MESSING WITH CLASSICS is dangerous business. The fact that Tim Burton's Alice in Wonderland isn't a straight retelling of the Lewis Carroll books might be motivated, as stated, by a desire to give the tale more narrative heft, but it also feels like a pulled punch. (In his version Alice is 19, returning to the place she thought she'd dreamed of as a child.) An undeniable visual genius, Burton seems increasingly satisfied to tinker with other people's writing (Charlie and the Chocolate Factory, Sweeney Todd), when his most legendary work (Edward Scissorhands, The Nightmare Before Christmas) is dependent on the intensely weird and original stories that he's just as capable of producing as his incredible set designs.

Visually, Alice does not disappoint. The 3-D is tastefully measured, and the world at the bottom of the rabbit hole is vibrantly warped, home to Johnny Depp (a consummate, and by now very practiced, master of madman physiology) as the Mad Hatter and Helena Bonham Carter as a swollen-headed, decapitation-happy Red Queen (her usual self). Other memorable castings include the uncannily brilliant union of Little Britain's Matt Lucas and Tweedledee/Tweedledum, Stephen Fry's Cheshire Cat, and Alan Rickman voicing the Blue Caterpillar.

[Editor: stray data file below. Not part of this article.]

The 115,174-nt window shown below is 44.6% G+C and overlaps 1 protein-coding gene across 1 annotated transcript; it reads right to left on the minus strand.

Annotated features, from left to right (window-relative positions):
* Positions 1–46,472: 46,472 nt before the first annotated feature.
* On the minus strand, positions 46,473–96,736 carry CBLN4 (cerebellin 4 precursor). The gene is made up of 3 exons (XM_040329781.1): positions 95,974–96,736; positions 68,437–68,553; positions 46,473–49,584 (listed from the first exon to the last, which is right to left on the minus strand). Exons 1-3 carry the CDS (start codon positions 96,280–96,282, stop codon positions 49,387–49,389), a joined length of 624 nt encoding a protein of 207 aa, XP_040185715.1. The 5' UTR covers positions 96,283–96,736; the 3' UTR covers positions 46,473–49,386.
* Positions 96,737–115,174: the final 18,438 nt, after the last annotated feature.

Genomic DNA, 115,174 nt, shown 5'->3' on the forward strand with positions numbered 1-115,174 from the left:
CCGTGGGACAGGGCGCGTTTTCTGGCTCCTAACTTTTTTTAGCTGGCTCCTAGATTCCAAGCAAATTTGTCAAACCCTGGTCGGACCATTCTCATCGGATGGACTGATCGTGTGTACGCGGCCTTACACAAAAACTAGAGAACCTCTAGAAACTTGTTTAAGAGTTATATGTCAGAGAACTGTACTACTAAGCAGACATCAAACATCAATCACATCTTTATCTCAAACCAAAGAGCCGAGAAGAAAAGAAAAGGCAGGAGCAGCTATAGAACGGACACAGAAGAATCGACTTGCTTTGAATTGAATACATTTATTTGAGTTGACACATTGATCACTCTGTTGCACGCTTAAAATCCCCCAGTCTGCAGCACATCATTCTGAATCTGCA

Following Alice (watery unknown Mia Wasikowska) through Burton's Wonderland is a perfectly scenic carnival ride—punctuated with the occasional plucked eyeball and rotting severed head—but the attempts to work up the plot with simple conflicts and run-of-the-mill set-ups are little more than enablers to the next visual treat. A large part of Alice's first half manages to get through most of a retelling of the familiar story anyhow, which only adds to the tacked-on feel of the new elements. Burton seems torn between the intimidation of a beloved classic and confidence in his own appeal, but somewhere in the middle with Burton and Alice is not a terrible place to be stuck.